August 16, 2019 3:23 pm
Updated: August 16, 2019 10:59 pm

Roy Green: The consequences of Justin Trudeau’s actions are now for the voters to decide

WATCH ABOVE: Will Trudeau's breach of ethics rules affect voters?

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Justin Trudeau gazed into television cameras on Feb. 7 and denied a Globe and Mail report that his office had intervened in a criminal case involving engineering firm SNC-Lavalin.

“The allegations in the Globe story this morning are false,” he said. “Neither the current nor the previous attorney general was ever directed by me or anyone in my office to take a decision in this matter.”

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READ MORE: Trudeau says report his office pressed former justice minister to drop SNC-Lavalin prosecution ‘false’

Six months ago, the allegation was that Trudeau and his senior PMO circle had pressured, even bullied, former attorney general Jody Wilson-Raybould to intercede and persuade independent federal prosecutors to refrain from laying fraud and corruption criminal charges against SNC-Lavalin over allegations the company had paid bribes to Libyan government officials between 2001 and 2011.

The PMO preferred a remediation agreement, which would result in the Quebec company resolving the issue by payment of a fine.

WATCH BELOW: Several Supreme Court justices consulted about SNC case. Mike Le Couteur reports.

The officials in the PMO picked the wrong attorney general. Jody Wilson-Raybould would not play ball.

Result? The federal cabinet star of Wilson-Raybould was extinguished.

Subsequently, Canadians were treated to exchanges of political broadsides at the parliamentary committee level, including testimony by Wilson-Raybould, as well as Gerald Butts and Michael Wernick, former Trudeau principal secretary and clerk of the Privy Council, respectively. Both are now resigned from those senior positions of influence.

Wilson-Raybould had more to share with Canadians but was officially silenced.

READ MORE: Tories, NDP seek emergency ethics committee meeting after bombshell SNC-Lavalin report

After this week’s explosive report by parliamentary ethics commissioner Mario Dion, confirming and condemning Justin Trudeau’s attempts to influence the former attorney general, it is hardly likely Wilson-Raybould’s gag order may be either loosened or removed in the immediate future (read, prior to Oct. 21).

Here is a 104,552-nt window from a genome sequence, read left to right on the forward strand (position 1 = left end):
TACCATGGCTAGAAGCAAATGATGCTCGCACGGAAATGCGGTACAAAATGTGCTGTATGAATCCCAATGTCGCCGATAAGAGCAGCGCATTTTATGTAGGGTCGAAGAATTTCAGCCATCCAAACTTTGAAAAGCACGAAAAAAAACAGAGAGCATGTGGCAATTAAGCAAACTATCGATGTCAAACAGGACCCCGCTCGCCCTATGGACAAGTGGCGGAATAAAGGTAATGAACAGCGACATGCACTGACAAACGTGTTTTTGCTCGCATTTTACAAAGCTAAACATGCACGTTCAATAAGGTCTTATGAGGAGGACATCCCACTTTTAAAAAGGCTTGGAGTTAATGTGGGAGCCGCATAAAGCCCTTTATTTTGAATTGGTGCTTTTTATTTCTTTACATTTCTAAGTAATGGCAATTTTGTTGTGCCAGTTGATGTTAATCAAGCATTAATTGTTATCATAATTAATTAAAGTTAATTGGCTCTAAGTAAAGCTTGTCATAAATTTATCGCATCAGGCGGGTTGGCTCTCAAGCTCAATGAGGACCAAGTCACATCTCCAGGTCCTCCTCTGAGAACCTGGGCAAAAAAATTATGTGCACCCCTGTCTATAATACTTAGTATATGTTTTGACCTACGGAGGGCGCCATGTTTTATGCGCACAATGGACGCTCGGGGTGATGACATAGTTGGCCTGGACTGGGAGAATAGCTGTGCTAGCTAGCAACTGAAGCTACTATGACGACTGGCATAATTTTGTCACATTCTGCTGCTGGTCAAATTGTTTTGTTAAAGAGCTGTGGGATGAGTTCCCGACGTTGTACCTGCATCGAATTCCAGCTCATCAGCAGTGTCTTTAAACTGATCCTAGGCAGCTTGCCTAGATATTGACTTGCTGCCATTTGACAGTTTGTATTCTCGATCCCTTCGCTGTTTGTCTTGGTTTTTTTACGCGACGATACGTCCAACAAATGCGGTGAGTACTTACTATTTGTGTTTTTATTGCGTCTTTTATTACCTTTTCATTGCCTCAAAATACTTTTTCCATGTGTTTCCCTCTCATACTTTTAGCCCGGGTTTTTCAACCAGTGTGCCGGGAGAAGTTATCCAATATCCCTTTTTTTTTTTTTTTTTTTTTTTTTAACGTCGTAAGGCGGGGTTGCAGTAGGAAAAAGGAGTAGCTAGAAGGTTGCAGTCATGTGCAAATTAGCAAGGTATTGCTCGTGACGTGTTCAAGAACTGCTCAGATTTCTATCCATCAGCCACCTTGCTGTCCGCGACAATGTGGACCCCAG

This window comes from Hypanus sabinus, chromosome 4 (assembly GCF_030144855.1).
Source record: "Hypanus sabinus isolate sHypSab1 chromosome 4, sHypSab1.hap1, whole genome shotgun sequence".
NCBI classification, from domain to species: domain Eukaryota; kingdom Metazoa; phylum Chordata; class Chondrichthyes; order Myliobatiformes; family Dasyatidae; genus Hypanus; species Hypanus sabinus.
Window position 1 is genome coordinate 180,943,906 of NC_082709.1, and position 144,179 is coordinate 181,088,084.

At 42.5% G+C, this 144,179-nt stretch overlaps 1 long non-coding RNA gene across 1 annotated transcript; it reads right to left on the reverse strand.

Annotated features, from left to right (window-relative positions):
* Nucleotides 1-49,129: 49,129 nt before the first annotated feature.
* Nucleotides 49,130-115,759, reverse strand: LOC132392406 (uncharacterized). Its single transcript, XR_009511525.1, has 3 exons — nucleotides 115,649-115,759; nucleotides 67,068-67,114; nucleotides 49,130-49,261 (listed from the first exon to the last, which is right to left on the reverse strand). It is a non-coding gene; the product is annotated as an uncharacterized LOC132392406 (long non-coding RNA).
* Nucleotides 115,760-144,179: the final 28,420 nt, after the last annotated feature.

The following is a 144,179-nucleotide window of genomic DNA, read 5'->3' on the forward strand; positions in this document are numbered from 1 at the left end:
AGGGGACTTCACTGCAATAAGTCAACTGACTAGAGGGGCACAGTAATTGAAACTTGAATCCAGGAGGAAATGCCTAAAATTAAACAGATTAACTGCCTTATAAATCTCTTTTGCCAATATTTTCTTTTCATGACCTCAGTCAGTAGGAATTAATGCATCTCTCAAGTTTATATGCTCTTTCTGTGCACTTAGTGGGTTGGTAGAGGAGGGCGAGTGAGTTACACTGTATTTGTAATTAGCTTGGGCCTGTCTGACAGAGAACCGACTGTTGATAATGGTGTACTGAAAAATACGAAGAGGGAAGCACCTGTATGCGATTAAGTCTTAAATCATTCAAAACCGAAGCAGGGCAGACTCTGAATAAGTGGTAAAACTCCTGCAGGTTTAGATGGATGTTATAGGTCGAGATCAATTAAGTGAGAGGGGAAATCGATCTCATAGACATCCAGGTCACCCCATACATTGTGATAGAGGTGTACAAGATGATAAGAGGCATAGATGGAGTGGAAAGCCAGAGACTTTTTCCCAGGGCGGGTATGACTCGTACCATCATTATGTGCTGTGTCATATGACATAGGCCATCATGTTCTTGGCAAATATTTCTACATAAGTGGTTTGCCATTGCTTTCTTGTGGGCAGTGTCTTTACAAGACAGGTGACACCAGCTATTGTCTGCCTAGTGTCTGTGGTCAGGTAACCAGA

“The authority of the prime minister and his office was used to circumvent, undermine and ultimately attempt to discredit the decision of the director of public prosecutions as well as the authority of Ms. Wilson-Raybould as the Crown’s chief law officer,” the ethics commissioner said.

And what has this official finding led to? Are there unequivocal demands, unanimous across all sectors, for Trudeau’s resignation, or for the laying of a criminal charge of obstruction of justice? No.

Instead, the merit of Trudeau’s bafflegab and ethical self-elevation, as in he accepts full responsibility for his behaviour but won’t apologize for trying to save Canadian (SNC-Lavalin) jobs, is actually being debated.

Remember Trudeau’s claim in February that neither he nor his office engaged in attempts to direct Wilson-Raybould to intercede with federal prosecutors in support of a DPA over criminal charges for SNC-Lavalin?

Today, in the wake of the Dion report, if a line separating influencing and directing exists, it is a very fine line indeed.

Roy Green is the host of the Roy Green Show on the Global News Radio network.

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